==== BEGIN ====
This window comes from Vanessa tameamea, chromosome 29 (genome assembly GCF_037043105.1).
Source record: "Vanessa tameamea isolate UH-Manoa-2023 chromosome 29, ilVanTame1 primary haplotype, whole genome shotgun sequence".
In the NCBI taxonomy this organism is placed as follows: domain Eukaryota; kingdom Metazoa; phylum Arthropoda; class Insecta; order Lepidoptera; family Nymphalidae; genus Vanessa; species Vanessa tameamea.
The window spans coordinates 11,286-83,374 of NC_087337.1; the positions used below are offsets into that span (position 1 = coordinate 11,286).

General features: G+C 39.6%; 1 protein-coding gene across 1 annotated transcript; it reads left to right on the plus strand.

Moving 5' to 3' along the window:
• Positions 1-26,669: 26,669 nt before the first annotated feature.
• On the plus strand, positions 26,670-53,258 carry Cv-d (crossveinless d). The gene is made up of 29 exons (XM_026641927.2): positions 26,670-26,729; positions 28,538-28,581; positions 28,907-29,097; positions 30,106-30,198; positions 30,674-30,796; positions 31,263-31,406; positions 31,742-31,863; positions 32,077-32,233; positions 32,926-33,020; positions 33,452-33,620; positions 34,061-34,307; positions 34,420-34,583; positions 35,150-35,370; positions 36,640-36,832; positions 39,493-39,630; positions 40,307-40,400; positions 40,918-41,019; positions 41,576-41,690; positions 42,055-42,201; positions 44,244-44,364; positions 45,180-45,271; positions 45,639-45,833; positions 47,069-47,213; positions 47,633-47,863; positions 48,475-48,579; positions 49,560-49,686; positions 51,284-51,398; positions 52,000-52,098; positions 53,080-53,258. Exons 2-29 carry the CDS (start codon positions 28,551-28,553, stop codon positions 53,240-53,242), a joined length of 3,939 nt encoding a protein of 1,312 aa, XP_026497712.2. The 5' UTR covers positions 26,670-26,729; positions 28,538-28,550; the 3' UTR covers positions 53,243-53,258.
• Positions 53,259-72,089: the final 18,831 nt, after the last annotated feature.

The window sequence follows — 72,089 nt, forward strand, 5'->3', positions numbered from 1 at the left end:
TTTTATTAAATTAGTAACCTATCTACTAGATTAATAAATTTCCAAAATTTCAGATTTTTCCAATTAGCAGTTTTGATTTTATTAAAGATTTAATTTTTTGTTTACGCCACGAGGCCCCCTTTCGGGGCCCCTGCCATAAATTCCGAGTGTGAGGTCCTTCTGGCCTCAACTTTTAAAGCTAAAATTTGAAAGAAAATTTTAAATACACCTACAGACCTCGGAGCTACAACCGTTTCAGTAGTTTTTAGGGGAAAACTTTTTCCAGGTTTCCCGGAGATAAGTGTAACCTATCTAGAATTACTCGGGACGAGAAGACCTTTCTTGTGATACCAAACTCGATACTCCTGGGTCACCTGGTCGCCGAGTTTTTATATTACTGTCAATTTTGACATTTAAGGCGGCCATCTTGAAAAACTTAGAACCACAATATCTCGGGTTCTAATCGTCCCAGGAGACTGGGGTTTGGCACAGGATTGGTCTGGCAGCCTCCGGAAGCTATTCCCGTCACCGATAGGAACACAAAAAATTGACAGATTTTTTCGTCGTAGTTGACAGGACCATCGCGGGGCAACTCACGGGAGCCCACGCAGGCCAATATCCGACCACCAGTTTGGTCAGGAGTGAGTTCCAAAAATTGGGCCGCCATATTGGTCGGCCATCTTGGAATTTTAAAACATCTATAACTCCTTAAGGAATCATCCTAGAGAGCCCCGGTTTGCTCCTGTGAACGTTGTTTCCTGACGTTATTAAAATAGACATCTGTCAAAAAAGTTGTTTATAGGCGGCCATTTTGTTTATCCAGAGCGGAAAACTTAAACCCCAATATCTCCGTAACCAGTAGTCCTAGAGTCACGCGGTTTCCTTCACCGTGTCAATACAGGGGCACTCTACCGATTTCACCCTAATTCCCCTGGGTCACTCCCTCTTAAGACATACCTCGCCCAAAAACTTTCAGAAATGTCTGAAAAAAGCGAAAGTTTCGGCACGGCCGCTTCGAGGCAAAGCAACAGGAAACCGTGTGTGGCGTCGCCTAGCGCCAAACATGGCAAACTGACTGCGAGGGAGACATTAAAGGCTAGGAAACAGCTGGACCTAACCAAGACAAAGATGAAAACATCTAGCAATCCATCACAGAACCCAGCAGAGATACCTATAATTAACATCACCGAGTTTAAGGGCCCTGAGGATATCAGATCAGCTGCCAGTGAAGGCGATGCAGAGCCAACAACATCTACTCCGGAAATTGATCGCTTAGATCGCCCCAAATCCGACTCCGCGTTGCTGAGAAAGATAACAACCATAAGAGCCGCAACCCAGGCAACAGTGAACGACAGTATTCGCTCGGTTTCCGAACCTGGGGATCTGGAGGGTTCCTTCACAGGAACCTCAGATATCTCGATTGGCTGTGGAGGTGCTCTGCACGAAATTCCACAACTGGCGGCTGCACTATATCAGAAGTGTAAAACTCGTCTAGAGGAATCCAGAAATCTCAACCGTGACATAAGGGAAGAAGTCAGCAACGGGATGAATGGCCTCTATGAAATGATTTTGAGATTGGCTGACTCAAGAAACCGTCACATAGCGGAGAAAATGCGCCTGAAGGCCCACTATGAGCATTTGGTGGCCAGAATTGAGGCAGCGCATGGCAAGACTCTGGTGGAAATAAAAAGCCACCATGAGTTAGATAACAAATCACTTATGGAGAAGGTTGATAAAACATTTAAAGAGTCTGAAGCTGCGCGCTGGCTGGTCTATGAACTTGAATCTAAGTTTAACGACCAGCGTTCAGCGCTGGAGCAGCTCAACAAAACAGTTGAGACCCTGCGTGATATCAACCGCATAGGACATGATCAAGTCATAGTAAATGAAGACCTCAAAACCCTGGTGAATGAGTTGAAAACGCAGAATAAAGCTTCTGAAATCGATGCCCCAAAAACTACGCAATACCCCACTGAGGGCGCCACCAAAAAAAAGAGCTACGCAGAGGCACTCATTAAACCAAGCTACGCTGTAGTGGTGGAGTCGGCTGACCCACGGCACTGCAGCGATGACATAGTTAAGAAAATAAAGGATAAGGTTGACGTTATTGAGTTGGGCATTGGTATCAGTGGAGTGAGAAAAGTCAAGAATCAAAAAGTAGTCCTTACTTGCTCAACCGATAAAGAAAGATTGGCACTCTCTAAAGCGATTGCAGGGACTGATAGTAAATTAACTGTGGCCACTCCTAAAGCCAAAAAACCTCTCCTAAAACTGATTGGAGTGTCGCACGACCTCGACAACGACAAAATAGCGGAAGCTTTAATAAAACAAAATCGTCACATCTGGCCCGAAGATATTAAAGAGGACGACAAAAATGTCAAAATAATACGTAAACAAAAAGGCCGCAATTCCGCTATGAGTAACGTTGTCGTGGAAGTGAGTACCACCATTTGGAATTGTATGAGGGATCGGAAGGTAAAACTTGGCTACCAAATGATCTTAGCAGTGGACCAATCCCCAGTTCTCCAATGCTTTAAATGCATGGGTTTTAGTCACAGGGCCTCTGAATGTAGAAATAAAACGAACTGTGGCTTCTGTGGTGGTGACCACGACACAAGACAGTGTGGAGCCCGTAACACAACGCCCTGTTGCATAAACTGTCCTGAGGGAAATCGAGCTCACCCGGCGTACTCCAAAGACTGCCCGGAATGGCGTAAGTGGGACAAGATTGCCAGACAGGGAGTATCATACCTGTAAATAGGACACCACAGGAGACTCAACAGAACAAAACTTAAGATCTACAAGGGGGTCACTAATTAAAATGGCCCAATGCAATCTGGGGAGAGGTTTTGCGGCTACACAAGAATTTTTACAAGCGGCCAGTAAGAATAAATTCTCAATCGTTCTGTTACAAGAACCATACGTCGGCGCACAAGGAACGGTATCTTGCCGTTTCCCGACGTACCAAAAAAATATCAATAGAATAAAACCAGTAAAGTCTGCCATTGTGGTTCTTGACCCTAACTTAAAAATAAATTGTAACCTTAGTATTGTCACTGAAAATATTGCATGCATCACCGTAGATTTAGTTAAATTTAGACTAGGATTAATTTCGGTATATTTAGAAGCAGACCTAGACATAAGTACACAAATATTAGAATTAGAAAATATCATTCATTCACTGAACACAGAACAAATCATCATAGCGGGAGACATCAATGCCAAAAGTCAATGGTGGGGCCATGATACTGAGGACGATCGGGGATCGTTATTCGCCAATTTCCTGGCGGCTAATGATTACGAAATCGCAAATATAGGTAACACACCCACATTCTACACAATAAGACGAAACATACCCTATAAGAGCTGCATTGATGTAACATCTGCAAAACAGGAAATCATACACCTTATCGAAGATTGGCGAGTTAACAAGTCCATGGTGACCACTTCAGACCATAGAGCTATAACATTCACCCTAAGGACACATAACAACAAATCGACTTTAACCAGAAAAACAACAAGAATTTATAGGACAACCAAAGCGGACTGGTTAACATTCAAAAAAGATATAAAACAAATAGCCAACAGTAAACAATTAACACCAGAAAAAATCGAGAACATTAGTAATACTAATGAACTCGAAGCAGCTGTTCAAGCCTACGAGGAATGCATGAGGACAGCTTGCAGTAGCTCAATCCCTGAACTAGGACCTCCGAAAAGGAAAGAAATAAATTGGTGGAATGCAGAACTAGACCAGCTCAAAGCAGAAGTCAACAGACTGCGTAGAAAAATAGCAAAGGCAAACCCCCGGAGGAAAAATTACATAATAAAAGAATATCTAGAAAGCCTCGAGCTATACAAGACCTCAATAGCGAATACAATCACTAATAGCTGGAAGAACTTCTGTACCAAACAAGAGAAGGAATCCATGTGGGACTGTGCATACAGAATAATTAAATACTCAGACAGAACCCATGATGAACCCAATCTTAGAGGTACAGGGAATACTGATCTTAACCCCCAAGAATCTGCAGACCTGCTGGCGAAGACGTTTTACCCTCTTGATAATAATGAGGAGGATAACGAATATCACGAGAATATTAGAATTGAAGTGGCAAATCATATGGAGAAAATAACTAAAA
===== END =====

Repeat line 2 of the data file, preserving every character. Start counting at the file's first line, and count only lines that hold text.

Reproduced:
Source record: "Vanessa tameamea isolate UH-Manoa-2023 chromosome 29, ilVanTame1 primary haplotype, whole genome shotgun sequence".